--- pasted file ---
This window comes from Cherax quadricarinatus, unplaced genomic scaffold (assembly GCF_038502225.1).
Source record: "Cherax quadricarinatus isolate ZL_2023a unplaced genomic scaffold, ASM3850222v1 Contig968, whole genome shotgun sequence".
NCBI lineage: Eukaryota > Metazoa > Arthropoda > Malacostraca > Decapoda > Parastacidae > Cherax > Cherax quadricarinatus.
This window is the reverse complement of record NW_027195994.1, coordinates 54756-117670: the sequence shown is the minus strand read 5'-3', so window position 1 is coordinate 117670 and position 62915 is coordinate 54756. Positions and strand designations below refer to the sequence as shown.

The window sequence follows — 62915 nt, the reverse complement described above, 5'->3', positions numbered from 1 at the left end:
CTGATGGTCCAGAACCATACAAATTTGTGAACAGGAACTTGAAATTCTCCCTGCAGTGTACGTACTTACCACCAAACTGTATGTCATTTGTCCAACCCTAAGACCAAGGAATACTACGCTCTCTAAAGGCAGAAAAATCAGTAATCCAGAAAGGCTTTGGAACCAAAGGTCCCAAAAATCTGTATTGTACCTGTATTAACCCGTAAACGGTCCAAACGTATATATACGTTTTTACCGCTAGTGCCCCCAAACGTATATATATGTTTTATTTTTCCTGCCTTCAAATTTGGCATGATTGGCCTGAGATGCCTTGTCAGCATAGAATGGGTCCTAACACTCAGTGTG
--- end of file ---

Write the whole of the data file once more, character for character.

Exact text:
This window comes from Cherax quadricarinatus, unplaced genomic scaffold (assembly GCF_038502225.1).
Source record: "Cherax quadricarinatus isolate ZL_2023a unplaced genomic scaffold, ASM3850222v1 Contig968, whole genome shotgun sequence".
NCBI lineage: Eukaryota > Metazoa > Arthropoda > Malacostraca > Decapoda > Parastacidae > Cherax > Cherax quadricarinatus.
This window is the reverse complement of record NW_027195994.1, coordinates 54756-117670: the sequence shown is the minus strand read 5'-3', so window position 1 is coordinate 117670 and position 62915 is coordinate 54756. Positions and strand designations below refer to the sequence as shown.

The window sequence follows — 62915 nt, the reverse complement described above, 5'->3', positions numbered from 1 at the left end:
CTGATGGTCCAGAACCATACAAATTTGTGAACAGGAACTTGAAATTCTCCCTGCAGTGTACGTACTTACCACCAAACTGTATGTCATTTGTCCAACCCTAAGACCAAGGAATACTACGCTCTCTAAAGGCAGAAAAATCAGTAATCCAGAAAGGCTTTGGAACCAAAGGTCCCAAAAATCTGTATTGTACCTGTATTAACCCGTAAACGGTCCAAACGTATATATACGTTTTTACCGCTAGTGCCCCCAAACGTATATATATGTTTTATTTTTCCTGCCTTCAAATTTGGCATGATTGGCCTGAGATGCCTTGTCAGCATAGAATGGGTCCTAACACTCAGTGTG